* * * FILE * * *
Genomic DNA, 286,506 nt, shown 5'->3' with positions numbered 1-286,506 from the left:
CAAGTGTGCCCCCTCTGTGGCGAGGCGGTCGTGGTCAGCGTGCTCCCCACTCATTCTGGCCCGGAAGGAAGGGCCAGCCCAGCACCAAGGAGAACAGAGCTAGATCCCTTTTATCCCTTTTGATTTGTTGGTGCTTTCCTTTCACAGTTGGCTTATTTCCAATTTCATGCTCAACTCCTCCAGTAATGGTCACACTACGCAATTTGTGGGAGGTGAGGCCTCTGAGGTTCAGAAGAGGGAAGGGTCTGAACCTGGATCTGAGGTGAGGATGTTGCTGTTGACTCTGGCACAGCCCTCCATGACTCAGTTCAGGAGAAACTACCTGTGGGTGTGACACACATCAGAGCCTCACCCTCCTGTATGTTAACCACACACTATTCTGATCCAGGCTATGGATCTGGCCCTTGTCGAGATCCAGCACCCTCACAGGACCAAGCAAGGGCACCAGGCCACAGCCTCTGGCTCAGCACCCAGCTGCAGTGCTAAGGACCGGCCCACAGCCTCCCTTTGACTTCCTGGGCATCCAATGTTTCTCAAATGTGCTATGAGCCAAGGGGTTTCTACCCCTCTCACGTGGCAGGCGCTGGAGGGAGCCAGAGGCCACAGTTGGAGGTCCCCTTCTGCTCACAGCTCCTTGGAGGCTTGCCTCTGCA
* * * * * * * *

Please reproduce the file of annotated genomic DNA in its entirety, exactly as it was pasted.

Genomic DNA, 286,506 nt, shown 5'->3' with positions numbered 1-286,506 from the left:
CAAGTGTGCCCCCTCTGTGGCGAGGCGGTCGTGGTCAGCGTGCTCCCCACTCATTCTGGCCCGGAAGGAAGGGCCAGCCCAGCACCAAGGAGAACAGAGCTAGATCCCTTTTATCCCTTTTGATTTGTTGGTGCTTTCCTTTCACAGTTGGCTTATTTCCAATTTCATGCTCAACTCCTCCAGTAATGGTCACACTACGCAATTTGTGGGAGGTGAGGCCTCTGAGGTTCAGAAGAGGGAAGGGTCTGAACCTGGATCTGAGGTGAGGATGTTGCTGTTGACTCTGGCACAGCCCTCCATGACTCAGTTCAGGAGAAACTACCTGTGGGTGTGACACACATCAGAGCCTCACCCTCCTGTATGTTAACCACACACTATTCTGATCCAGGCTATGGATCTGGCCCTTGTCGAGATCCAGCACCCTCACAGGACCAAGCAAGGGCACCAGGCCACAGCCTCTGGCTCAGCACCCAGCTGCAGTGCTAAGGACCGGCCCACAGCCTCCCTTTGACTTCCTGGGCATCCAATGTTTCTCAAATGTGCTATGAGCCAAGGGGTTTCTACCCCTCTCACGTGGCAGGCGCTGGAGGGAGCCAGAGGCCACAGTTGGAGGTCCCCTTCTGCTCACAGCTCCTTGGAGGCTTGCCTCTGCA